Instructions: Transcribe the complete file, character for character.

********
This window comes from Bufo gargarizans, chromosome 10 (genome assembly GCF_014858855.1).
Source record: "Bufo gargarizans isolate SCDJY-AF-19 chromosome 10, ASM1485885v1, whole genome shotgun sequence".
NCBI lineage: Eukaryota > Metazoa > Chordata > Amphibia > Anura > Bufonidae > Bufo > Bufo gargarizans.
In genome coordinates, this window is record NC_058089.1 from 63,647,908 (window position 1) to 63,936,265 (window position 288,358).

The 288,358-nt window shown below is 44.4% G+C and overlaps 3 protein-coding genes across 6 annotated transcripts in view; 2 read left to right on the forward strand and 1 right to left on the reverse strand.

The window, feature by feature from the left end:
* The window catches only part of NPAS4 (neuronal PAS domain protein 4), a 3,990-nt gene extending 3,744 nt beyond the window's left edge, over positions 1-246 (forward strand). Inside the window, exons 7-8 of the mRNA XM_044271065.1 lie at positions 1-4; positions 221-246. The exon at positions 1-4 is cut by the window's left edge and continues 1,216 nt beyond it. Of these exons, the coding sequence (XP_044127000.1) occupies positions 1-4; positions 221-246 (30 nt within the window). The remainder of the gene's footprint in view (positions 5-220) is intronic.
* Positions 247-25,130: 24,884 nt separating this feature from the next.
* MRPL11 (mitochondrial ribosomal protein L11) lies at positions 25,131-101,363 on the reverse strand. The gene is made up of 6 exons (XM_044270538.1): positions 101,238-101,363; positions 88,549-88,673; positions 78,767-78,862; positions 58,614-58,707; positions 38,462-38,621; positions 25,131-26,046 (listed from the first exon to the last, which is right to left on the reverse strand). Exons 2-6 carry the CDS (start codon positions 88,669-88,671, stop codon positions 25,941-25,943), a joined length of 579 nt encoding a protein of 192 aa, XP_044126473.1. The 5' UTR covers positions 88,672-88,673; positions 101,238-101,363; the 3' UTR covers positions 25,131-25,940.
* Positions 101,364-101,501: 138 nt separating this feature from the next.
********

This window comes from Bufo gargarizans, chromosome 10 (genome assembly GCF_014858855.1).
Source record: "Bufo gargarizans isolate SCDJY-AF-19 chromosome 10, ASM1485885v1, whole genome shotgun sequence".
NCBI lineage: Eukaryota > Metazoa > Chordata > Amphibia > Anura > Bufonidae > Bufo > Bufo gargarizans.
In genome coordinates, this window is record NC_058089.1 from 63,647,908 (window position 1) to 63,936,265 (window position 288,358).

The 288,358-nt window shown below is 44.4% G+C and overlaps 3 protein-coding genes across 6 annotated transcripts in view; 2 read left to right on the forward strand and 1 right to left on the reverse strand.

The window, feature by feature from the left end:
* The window catches only part of NPAS4 (neuronal PAS domain protein 4), a 3,990-nt gene extending 3,744 nt beyond the window's left edge, over positions 1-246 (forward strand). Inside the window, exons 7-8 of the mRNA XM_044271065.1 lie at positions 1-4; positions 221-246. The exon at positions 1-4 is cut by the window's left edge and continues 1,216 nt beyond it. Of these exons, the coding sequence (XP_044127000.1) occupies positions 1-4; positions 221-246 (30 nt within the window). The remainder of the gene's footprint in view (positions 5-220) is intronic.
* Positions 247-25,130: 24,884 nt separating this feature from the next.
* MRPL11 (mitochondrial ribosomal protein L11) lies at positions 25,131-101,363 on the reverse strand. The gene is made up of 6 exons (XM_044270538.1): positions 101,238-101,363; positions 88,549-88,673; positions 78,767-78,862; positions 58,614-58,707; positions 38,462-38,621; positions 25,131-26,046 (listed from the first exon to the last, which is right to left on the reverse strand). Exons 2-6 carry the CDS (start codon positions 88,669-88,671, stop codon positions 25,941-25,943), a joined length of 579 nt encoding a protein of 192 aa, XP_044126473.1. The 5' UTR covers positions 88,672-88,673; positions 101,238-101,363; the 3' UTR covers positions 25,131-25,940.
* Positions 101,364-101,501: 138 nt separating this feature from the next.